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Every Friday, I post a small insight into running Curio City and/or Blue Hills Editorial Services. My most recent posts are directly below. You can also start with the first post, or use the subject labels to the right to home in on particular topics. Feel free to comment on anything that interests you.
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Friday, January 11, 2013

Draining the Swamp

January always makes me wonder how the government can be broke. Sales tax, state and federal payroll taxes, state and federal employee withholding, and state and federal unemployment tax deposits sucked a cool $2,036 out of the bank this week (thank the gods that my lockbox idea let me make these payments without raising a sweat). I still owe the state $456 for the privilege of being a corporation and the Secretary of State $109 just because (seriously, I have no idea what the nominal justification is for that one). Then there’s my CPA’s fee for tax preparation. Now that those costs are all either paid or covered, I can finally see how much money I have left for products.

It ain’t much.

I don’t ordinarily buy the Republican slogan that the federal government has a spending problem. The gap between taxes and spending doesn’t care how it’s closed. Since tax cuts and two unfunded wars got us into this mess, tax increases clearly need to be part of the solution. Those puny hikes on the top 1% that came out of the fiscal cliff deal are more symbolic than substantive, and the 2% Social Security hit to everybody else just restores the longstanding status quo. But it’s clear that further increases aren’t going to happen. That political reality, combined with the big checks that I wrote this week, make me more sympathetic to the “spending problem” line even if it isn't true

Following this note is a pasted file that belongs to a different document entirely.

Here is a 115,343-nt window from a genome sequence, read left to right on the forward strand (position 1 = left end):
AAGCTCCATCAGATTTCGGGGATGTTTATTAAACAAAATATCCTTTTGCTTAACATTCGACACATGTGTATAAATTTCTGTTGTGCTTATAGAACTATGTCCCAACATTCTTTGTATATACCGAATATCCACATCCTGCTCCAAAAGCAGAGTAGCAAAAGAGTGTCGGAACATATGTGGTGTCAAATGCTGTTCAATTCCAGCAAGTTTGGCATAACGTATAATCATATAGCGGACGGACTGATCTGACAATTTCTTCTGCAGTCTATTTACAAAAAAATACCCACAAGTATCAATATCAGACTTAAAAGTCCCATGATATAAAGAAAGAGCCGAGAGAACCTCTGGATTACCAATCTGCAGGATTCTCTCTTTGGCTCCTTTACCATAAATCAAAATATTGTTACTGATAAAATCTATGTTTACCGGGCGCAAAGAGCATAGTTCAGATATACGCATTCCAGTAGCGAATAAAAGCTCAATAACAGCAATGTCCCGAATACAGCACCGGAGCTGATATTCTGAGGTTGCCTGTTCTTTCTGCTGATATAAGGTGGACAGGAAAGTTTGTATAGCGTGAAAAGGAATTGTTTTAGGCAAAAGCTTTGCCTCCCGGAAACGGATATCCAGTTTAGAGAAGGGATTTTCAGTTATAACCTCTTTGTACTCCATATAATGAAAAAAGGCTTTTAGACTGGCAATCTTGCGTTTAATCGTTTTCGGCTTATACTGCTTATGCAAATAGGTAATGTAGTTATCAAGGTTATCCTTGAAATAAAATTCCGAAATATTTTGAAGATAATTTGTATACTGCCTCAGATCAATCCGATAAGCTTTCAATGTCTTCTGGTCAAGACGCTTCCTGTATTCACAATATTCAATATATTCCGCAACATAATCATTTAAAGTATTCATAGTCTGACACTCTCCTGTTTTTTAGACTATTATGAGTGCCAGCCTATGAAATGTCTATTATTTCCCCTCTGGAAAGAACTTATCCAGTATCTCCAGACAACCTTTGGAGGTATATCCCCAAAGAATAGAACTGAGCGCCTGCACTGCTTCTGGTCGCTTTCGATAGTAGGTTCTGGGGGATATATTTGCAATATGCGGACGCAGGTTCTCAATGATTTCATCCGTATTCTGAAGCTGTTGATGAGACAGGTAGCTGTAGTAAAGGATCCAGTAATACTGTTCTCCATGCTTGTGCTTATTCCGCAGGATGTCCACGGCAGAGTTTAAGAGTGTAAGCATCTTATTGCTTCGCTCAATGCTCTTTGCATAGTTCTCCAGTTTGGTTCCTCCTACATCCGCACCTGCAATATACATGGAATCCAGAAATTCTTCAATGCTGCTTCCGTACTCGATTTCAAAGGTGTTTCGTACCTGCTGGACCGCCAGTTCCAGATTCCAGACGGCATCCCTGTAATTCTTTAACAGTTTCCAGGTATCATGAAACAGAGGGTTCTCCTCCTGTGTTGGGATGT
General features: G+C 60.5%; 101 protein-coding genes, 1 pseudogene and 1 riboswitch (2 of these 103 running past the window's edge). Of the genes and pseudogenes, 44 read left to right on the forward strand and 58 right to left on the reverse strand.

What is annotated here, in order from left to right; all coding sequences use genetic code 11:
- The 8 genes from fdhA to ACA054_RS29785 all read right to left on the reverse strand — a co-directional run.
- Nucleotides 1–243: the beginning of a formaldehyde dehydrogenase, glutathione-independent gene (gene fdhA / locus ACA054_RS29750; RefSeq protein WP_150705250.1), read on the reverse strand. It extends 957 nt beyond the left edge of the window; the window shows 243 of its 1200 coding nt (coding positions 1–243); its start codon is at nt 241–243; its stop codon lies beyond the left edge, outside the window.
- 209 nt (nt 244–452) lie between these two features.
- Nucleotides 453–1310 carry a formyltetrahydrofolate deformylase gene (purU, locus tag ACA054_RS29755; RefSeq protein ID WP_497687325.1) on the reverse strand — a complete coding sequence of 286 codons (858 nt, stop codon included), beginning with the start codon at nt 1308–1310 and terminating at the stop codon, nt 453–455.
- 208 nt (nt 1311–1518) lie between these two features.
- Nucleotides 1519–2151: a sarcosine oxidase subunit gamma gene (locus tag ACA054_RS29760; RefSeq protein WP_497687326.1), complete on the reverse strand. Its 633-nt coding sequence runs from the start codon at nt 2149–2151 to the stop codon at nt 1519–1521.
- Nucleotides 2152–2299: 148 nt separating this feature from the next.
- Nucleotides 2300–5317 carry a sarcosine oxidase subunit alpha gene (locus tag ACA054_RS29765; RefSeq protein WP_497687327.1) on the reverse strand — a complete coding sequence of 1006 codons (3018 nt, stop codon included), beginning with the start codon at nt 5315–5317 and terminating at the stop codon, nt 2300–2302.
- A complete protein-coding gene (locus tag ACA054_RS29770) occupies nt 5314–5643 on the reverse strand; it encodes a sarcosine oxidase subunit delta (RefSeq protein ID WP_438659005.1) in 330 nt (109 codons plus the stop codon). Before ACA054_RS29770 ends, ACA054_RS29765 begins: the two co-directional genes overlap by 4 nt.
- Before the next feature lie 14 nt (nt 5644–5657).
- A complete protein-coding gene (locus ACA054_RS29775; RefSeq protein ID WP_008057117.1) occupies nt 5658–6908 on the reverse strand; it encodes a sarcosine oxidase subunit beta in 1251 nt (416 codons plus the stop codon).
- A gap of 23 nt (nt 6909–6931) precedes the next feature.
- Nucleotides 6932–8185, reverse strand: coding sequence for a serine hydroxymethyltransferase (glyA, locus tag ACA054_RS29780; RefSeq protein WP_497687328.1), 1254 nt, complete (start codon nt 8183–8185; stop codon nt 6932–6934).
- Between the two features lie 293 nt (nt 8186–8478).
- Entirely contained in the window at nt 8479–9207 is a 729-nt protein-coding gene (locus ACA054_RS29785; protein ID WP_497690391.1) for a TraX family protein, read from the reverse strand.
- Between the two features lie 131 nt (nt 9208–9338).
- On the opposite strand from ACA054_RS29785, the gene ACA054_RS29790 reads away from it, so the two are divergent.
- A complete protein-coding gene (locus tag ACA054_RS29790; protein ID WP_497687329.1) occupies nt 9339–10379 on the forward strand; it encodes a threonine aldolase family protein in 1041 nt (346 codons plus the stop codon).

Of course, draconian spending cuts are no more likely than broad tax increases. Our economy depends too much on robust government spending (much of which lines the pockets of the same powers that installed "our" representatives) and taxpayers do want the services that we bitch about paying for. Plus we’ve seen how austerity works out for those unfortunate countries that are lurching down that unhappy path. Any reasonable person can see that a combination of spending cuts and new revenue, derived from a rewritten tax code, is the obvious way forward. Watch Congress avoid the obvious as the next crisis goes down.

I still might buy a new laptop this year. My enormous Quickbooks company file strains my three-year-old Dell Vostro’s poor little memory, and it’s started to punish me with the occasional blue-screen crash. It’s also inadequate for playing games during the one week out of the year that it fills in for my personal computer, and I would like to leave Windows XP behind. The hassle of migrating to a new machine is formidable and I sure don’t want Windows 8, but I certainly don’t want to risk seeing the Vostro die, either. 

Dropping a thousand bucks on a new laptop will come out of 2013’s year-end profit and bonus, so I indirectly pay for it out of pocket anyway. Using pre-tax dollars is the only advantage to making Kraken Enterprises buy it. Diverting that money from new products is the main disadvantage. I could easily drop a thousand on merchandise in an afternoon. 

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